Last updated on March 15th, 2023 at 02:28 PM
Today, New Balance is launching its latest global running campaign, Run Your Way. ‘Run Your Way’ is a philosophy that celebrates the individuality of all who run, by removing running stereotypes and welcoming everyone into the world of running.
The global campaign aims to show everyone who runs to recognise they are part of a larger running culture and the communities that embrace it.
New Balance is showing we are all a part of a wider community of people who run, whether we’re running a marathon in under 3 hours or getting 3 miles in before work.
We’re all united by the fact that we do run, but each of us is an individual in our own right in terms of style, habits, routines, motivation and more. New Balance supports and celebrates all who run at any all level around the world.
Erica Tappin, New Balance Head of Global Marketing for Running: “Run Your Way aims at changing the narrative of what it means to be a runner; that you have to look a certain way or run a certain speed or distance.”
Team New Balance Athletes Sydney McLaughlin-Levrone, Elle Purrier St Pierre and Trayvon Bromell, while all Olympic athletes have each had a unique relationship with running that has looked different from year to year. New Balance aims to change the narrative of what it means to be a runner. There is no wrong way, only your way.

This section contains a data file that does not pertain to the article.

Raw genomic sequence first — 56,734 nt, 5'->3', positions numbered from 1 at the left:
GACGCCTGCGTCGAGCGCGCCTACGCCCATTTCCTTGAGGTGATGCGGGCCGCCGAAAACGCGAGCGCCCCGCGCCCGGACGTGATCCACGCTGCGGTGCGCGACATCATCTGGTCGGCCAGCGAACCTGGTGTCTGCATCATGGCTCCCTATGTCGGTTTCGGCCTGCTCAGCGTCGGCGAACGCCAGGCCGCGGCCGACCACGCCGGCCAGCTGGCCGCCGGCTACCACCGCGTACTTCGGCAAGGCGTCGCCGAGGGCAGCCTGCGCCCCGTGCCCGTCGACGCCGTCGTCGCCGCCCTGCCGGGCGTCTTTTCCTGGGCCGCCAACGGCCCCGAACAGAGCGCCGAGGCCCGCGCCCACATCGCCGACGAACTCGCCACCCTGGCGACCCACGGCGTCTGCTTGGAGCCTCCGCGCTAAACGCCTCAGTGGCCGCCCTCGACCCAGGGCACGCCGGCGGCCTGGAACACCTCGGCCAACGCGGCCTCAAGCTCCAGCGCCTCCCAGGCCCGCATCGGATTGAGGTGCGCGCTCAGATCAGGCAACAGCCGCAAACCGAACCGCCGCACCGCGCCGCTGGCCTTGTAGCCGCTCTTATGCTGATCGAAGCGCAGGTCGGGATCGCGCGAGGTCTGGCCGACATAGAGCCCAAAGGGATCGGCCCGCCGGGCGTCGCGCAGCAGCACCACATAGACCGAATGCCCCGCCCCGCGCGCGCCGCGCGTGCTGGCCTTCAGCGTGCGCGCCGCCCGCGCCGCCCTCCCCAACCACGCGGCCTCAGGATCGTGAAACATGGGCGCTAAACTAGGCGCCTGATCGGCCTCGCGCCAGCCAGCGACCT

“As a professional runner who often felt as an outsider in the sport through my college years, the Run Your Way message really appealed to me,” says Elle.
“Now as a pregnant professional athlete there are additional stereotypes that others place on me and I was even more excited to be a part of this movement with New Balance. I hope that through Run Your Way people pay less attention to the how or why and just enjoy the benefits that running can bring.”
You can read more about Olympic middle-distance runner and NB athlete, Elle Purrier St. Pierre (interviewed by TIME Magazine on her due date no less), including her inclusion in the Run Your Way campaign, the challenges she faced training while pregnant, embracing her pregnancy and returning to compete at a high level.